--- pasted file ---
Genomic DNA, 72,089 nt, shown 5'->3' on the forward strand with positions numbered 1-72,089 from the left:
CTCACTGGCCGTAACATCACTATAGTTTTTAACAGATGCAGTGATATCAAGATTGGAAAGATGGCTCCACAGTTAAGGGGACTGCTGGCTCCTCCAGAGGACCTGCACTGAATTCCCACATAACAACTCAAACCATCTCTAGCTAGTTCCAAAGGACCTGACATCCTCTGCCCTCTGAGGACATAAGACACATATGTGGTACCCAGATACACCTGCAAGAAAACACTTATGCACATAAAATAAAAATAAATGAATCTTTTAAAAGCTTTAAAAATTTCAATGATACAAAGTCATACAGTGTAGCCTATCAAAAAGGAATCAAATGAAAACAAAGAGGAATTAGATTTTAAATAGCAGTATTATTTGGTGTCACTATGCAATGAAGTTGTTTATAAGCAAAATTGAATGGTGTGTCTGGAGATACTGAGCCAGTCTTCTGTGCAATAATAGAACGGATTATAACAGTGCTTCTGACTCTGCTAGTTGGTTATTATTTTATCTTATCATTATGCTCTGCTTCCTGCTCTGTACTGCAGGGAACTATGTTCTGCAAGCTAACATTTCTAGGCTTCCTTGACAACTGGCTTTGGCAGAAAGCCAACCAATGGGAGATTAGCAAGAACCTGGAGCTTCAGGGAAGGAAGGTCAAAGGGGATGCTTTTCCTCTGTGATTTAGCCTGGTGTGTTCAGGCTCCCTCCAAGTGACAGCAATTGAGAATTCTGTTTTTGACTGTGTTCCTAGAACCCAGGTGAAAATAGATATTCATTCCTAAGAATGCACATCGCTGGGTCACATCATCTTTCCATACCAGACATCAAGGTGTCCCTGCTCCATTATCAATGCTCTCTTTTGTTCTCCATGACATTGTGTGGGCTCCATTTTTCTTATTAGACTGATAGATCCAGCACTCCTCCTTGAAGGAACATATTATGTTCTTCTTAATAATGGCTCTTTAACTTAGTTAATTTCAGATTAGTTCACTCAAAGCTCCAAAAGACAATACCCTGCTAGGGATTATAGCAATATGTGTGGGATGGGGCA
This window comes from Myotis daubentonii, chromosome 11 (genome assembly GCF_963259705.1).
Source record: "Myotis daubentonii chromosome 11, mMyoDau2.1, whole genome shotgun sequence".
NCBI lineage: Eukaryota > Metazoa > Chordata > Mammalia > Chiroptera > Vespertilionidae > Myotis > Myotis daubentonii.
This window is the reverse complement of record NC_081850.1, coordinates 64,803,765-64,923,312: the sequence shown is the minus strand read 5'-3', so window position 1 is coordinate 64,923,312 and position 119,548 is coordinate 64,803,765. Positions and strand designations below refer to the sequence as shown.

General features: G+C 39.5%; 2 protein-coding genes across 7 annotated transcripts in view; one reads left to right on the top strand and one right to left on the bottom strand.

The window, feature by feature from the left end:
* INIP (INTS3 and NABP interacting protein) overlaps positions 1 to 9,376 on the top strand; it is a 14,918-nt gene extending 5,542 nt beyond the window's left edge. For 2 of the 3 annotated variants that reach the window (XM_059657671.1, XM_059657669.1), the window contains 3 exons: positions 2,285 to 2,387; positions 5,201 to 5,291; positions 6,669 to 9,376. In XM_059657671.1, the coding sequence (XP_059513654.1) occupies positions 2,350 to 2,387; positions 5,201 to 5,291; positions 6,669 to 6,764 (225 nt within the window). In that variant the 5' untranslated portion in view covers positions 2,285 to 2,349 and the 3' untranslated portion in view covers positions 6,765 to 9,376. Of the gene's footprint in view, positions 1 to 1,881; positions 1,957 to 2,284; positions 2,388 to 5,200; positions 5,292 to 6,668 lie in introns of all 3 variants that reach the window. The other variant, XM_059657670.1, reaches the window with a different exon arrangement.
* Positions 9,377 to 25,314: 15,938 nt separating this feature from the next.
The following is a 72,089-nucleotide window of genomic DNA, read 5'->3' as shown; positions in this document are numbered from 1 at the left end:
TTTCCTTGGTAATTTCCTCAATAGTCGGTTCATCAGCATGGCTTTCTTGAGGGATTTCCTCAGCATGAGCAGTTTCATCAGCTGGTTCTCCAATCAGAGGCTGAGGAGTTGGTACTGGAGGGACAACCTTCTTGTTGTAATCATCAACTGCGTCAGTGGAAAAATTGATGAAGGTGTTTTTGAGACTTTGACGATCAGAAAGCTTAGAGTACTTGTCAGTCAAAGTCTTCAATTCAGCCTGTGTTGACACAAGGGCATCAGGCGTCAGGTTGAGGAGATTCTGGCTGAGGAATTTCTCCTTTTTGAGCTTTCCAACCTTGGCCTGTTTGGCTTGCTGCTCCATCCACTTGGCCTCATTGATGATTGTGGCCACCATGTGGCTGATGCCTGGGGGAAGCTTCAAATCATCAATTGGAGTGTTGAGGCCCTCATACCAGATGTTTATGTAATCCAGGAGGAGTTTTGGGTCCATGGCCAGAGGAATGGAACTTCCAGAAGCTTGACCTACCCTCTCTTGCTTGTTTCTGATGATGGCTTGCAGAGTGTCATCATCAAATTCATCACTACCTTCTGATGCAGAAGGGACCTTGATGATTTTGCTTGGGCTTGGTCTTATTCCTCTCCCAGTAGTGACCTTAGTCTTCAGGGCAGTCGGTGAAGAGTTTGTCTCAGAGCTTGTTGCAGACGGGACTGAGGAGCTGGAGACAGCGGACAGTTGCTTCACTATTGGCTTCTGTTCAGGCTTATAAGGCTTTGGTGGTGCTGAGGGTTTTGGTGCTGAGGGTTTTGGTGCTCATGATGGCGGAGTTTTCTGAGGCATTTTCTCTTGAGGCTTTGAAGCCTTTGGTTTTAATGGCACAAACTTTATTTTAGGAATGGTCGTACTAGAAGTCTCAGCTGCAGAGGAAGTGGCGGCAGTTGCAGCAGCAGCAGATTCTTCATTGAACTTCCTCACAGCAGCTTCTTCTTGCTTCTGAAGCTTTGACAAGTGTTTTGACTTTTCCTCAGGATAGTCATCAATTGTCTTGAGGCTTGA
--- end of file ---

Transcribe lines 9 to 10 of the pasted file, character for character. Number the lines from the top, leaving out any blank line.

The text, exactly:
* INIP (INTS3 and NABP interacting protein) overlaps positions 1 to 9,376 on the top strand; it is a 14,918-nt gene extending 5,542 nt beyond the window's left edge. For 2 of the 3 annotated variants that reach the window (XM_059657671.1, XM_059657669.1), the window contains 3 exons: positions 2,285 to 2,387; positions 5,201 to 5,291; positions 6,669 to 9,376. In XM_059657671.1, the coding sequence (XP_059513654.1) occupies positions 2,350 to 2,387; positions 5,201 to 5,291; positions 6,669 to 6,764 (225 nt within the window). In that variant the 5' untranslated portion in view covers positions 2,285 to 2,349 and the 3' untranslated portion in view covers positions 6,765 to 9,376. Of the gene's footprint in view, positions 1 to 1,881; positions 1,957 to 2,284; positions 2,388 to 5,200; positions 5,292 to 6,668 lie in introns of all 3 variants that reach the window. The other variant, XM_059657670.1, reaches the window with a different exon arrangement.
* Positions 9,377 to 25,314: 15,938 nt separating this feature from the next.